Dog on the Cross: Stories

Dog on the Cross: Stories

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by Aaron Gwyn
     
 

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A man miraculously survives a fall from the eighth floor of a drilling rig but is ever after plagued by an unwillingness to live. A preacher loses his ability to speak in tongues and begins to fake it. A young man is intent on suppressing his sinful love for his best friend even though he can think of nothing else. A teenage boy struggles with the temptation of a…  See more details below

Overview

A man miraculously survives a fall from the eighth floor of a drilling rig but is ever after plagued by an unwillingness to live. A preacher loses his ability to speak in tongues and begins to fake it. A young man is intent on suppressing his sinful love for his best friend even though he can think of nothing else. A teenage boy struggles with the temptation of a young girl. A grandmother will stop at nothing to make her grandson famous. These are some of the good citizens of Perser, Oklahoma. And in Aaron Gwyn's debut collection, the people of Perser are unpredictable and unforgettable as they struggle with lapses into sin during the week a young faith healer comes to town.

In his careful articulation of faith and doubt, sin and self-delusion, allegiance to the church and self-glorification, Gwyn reveals himself as a writer of great heart and complexity, creating a world that burns with pain, love, and an odd kind of devotion.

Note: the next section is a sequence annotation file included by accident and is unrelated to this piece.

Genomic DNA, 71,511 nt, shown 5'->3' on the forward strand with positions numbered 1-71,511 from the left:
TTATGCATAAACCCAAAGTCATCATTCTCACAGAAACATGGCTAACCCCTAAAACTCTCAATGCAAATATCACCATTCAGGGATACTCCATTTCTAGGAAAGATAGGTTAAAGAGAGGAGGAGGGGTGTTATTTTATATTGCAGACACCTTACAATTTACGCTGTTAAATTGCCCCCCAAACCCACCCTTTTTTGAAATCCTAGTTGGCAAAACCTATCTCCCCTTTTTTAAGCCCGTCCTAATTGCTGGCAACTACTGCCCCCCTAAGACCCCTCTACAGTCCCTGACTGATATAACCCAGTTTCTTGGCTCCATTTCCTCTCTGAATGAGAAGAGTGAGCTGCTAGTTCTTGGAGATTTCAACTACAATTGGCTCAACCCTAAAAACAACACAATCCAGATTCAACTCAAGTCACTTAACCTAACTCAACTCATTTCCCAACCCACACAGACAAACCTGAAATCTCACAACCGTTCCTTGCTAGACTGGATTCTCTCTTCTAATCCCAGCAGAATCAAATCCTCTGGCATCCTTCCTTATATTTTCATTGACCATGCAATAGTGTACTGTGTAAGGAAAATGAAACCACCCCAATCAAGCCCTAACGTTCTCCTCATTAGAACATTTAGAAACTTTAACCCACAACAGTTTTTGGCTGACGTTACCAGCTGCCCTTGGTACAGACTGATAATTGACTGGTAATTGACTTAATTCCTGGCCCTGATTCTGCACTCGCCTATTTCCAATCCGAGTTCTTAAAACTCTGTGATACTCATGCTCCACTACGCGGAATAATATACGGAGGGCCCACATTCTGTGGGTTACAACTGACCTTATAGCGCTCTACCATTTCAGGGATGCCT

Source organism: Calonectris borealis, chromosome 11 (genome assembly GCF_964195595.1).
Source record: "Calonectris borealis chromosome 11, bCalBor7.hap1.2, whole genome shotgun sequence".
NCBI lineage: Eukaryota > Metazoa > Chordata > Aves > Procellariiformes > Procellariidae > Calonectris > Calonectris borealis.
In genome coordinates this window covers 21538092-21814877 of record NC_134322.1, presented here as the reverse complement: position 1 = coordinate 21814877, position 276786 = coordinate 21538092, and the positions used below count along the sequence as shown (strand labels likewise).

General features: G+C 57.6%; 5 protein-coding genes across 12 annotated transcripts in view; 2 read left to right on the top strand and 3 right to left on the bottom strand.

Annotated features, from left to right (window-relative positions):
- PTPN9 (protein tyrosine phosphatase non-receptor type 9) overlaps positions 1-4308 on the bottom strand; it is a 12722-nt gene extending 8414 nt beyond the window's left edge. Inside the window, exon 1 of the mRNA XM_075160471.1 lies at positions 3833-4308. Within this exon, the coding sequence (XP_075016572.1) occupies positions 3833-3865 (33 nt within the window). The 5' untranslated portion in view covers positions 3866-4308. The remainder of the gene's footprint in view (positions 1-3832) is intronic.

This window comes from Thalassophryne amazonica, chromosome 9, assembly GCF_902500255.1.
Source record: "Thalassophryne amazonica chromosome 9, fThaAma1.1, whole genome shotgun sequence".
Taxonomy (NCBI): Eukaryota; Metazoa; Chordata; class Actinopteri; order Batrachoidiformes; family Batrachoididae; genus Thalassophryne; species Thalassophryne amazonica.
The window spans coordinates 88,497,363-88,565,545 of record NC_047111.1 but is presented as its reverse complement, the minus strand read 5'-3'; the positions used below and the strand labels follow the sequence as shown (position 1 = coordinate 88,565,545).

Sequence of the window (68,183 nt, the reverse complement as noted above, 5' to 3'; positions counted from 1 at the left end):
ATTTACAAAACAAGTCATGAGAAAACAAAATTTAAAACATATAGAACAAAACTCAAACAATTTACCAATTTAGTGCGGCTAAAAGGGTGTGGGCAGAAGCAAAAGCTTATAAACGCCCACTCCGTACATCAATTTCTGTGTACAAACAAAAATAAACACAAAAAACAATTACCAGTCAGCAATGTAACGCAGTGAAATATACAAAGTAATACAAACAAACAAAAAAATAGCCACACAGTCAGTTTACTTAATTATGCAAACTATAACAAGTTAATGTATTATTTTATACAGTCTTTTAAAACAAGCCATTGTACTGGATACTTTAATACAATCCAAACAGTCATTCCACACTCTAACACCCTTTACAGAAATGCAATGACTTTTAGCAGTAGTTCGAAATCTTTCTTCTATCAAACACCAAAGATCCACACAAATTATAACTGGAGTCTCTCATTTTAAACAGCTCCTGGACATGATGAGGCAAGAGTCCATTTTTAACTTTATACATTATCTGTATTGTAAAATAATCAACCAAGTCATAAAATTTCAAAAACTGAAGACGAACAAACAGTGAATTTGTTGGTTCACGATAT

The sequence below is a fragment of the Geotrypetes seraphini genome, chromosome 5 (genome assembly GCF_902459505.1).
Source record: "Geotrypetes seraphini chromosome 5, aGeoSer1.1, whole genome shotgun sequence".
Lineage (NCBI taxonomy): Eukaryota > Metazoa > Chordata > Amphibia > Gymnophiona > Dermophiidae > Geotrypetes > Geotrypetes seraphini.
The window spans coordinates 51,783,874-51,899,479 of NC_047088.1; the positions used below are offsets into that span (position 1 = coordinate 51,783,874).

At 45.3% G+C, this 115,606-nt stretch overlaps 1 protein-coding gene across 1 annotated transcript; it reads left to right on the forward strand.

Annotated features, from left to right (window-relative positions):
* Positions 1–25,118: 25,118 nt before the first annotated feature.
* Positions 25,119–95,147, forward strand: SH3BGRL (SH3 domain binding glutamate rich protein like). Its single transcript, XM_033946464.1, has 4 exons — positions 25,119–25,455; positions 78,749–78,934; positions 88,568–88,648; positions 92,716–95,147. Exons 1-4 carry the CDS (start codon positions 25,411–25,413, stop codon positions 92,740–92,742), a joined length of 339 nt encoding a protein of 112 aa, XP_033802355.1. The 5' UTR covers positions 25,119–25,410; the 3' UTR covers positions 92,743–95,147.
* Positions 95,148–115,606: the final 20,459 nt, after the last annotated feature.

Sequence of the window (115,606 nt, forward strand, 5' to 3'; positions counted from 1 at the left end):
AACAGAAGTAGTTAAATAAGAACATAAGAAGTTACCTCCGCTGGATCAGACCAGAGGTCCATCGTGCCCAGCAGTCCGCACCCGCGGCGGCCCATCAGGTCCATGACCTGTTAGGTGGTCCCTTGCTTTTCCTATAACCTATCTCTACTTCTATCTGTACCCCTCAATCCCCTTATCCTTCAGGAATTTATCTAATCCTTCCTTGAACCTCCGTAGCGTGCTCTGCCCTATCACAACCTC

Editorial Reviews

Library Journal
In his debut collection, Gwyn (American literature, Univ. of North Carolina, Charlotte) depicts the experiences of a small Pentecostal community in Oklahoma during the week it is visited by a teenaged faith healer. In "Courtship," Jansen spends a good part of his life denying his romantic attraction to his childhood best friend and later college roommate, Dennison. When Dennison loses his hair, his youth, and his confidence, Jansen stays beside him and even helps him get women, hoping that Dennison will eventually have his fill of them. In "The Offering," a woman whose voice was once her instrument of worship is left unable to speak for months after surgery leaves her in a coma. This is a striking collection of quirky stories, strung together with themes of faith and self-discovery. However, the deep, almost obsessive introspection of the characters weighs down the reader like the scrutiny of a small town. Recommended especially for libraries in the region.-Ann H. Fisher, Radford P.L., VA Copyright 2003 Reed Business Information.
Kirkus Reviews